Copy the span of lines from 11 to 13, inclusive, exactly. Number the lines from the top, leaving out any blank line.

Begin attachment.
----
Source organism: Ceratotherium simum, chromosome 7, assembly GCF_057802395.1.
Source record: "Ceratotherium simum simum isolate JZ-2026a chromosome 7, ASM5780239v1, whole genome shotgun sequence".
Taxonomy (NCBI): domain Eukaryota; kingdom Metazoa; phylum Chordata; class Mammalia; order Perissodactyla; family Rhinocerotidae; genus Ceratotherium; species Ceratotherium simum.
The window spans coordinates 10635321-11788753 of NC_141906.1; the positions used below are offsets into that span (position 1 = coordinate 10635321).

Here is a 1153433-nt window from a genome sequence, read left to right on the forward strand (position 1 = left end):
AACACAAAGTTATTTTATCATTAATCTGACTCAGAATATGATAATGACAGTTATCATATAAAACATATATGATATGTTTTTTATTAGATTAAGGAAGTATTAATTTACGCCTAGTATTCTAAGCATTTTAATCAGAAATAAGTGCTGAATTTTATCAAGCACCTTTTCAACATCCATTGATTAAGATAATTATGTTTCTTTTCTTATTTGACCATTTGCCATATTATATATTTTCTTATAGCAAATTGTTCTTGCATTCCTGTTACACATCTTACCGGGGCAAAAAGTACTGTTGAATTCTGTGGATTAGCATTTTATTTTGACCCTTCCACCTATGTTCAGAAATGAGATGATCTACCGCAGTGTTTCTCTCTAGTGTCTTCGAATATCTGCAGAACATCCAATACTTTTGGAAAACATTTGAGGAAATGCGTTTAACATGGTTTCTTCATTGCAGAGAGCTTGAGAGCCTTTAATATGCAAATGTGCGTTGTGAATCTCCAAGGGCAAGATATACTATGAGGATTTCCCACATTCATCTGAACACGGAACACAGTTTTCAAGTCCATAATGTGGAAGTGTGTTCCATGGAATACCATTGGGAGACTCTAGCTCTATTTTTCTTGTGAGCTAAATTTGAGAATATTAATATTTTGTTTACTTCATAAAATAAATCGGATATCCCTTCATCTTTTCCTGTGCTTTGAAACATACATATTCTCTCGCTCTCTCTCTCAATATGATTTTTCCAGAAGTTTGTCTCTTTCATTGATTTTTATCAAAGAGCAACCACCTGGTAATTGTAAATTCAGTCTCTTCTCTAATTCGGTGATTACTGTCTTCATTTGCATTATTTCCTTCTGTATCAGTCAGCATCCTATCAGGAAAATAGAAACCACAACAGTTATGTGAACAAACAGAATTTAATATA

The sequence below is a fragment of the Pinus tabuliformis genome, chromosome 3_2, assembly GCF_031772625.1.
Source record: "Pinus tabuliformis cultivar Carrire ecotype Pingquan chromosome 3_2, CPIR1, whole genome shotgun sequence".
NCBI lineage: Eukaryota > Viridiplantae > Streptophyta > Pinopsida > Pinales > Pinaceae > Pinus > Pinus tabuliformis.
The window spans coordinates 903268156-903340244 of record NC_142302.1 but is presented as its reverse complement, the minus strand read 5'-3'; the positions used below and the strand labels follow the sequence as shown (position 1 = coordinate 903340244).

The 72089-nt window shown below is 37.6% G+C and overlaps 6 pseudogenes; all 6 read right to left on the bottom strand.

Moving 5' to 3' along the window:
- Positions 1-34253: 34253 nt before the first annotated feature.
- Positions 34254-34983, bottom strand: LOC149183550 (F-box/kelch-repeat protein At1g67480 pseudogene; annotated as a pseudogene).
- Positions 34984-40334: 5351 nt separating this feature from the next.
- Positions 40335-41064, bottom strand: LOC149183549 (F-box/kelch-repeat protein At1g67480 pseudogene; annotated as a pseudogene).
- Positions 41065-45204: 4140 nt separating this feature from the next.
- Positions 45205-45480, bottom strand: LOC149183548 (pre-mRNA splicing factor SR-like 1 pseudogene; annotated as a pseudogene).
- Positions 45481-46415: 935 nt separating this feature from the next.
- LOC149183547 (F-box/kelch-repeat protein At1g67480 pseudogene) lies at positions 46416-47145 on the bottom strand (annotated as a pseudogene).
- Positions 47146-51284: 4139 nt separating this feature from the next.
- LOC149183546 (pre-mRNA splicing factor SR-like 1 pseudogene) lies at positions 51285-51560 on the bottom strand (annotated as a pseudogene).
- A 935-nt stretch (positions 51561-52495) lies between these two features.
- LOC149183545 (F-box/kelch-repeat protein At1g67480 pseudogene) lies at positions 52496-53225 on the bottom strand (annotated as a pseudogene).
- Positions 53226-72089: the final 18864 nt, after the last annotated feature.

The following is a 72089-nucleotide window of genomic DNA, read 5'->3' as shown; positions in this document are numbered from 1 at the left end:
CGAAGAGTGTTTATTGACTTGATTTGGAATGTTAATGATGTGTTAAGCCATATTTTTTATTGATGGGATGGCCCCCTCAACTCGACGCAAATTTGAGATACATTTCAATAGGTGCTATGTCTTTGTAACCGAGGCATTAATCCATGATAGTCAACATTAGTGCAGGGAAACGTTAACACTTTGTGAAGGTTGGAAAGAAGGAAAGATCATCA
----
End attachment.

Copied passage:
The 72089-nt window shown below is 37.6% G+C and overlaps 6 pseudogenes; all 6 read right to left on the bottom strand.

Moving 5' to 3' along the window:
- Positions 1-34253: 34253 nt before the first annotated feature.